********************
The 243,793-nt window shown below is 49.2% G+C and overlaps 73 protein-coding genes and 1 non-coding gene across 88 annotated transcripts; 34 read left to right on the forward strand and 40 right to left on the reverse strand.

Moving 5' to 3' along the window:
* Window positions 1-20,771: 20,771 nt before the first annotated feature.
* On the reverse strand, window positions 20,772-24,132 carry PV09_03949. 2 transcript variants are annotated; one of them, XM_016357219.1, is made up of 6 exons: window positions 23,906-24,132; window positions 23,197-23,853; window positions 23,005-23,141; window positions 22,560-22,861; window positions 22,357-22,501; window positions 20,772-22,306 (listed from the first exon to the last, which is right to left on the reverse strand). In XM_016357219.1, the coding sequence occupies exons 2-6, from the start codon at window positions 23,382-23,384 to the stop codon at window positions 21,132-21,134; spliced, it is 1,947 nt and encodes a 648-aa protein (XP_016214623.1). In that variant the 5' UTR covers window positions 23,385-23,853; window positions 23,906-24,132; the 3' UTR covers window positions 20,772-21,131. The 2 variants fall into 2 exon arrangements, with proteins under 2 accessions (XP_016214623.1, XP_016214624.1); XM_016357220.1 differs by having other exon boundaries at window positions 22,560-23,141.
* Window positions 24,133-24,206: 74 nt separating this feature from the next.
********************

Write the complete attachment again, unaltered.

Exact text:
The 243,793-nt window shown below is 49.2% G+C and overlaps 73 protein-coding genes and 1 non-coding gene across 88 annotated transcripts; 34 read left to right on the forward strand and 40 right to left on the reverse strand.

Moving 5' to 3' along the window:
* Window positions 1-20,771: 20,771 nt before the first annotated feature.
* On the reverse strand, window positions 20,772-24,132 carry PV09_03949. 2 transcript variants are annotated; one of them, XM_016357219.1, is made up of 6 exons: window positions 23,906-24,132; window positions 23,197-23,853; window positions 23,005-23,141; window positions 22,560-22,861; window positions 22,357-22,501; window positions 20,772-22,306 (listed from the first exon to the last, which is right to left on the reverse strand). In XM_016357219.1, the coding sequence occupies exons 2-6, from the start codon at window positions 23,382-23,384 to the stop codon at window positions 21,132-21,134; spliced, it is 1,947 nt and encodes a 648-aa protein (XP_016214623.1). In that variant the 5' UTR covers window positions 23,385-23,853; window positions 23,906-24,132; the 3' UTR covers window positions 20,772-21,131. The 2 variants fall into 2 exon arrangements, with proteins under 2 accessions (XP_016214623.1, XP_016214624.1); XM_016357220.1 differs by having other exon boundaries at window positions 22,560-23,141.
* Window positions 24,133-24,206: 74 nt separating this feature from the next.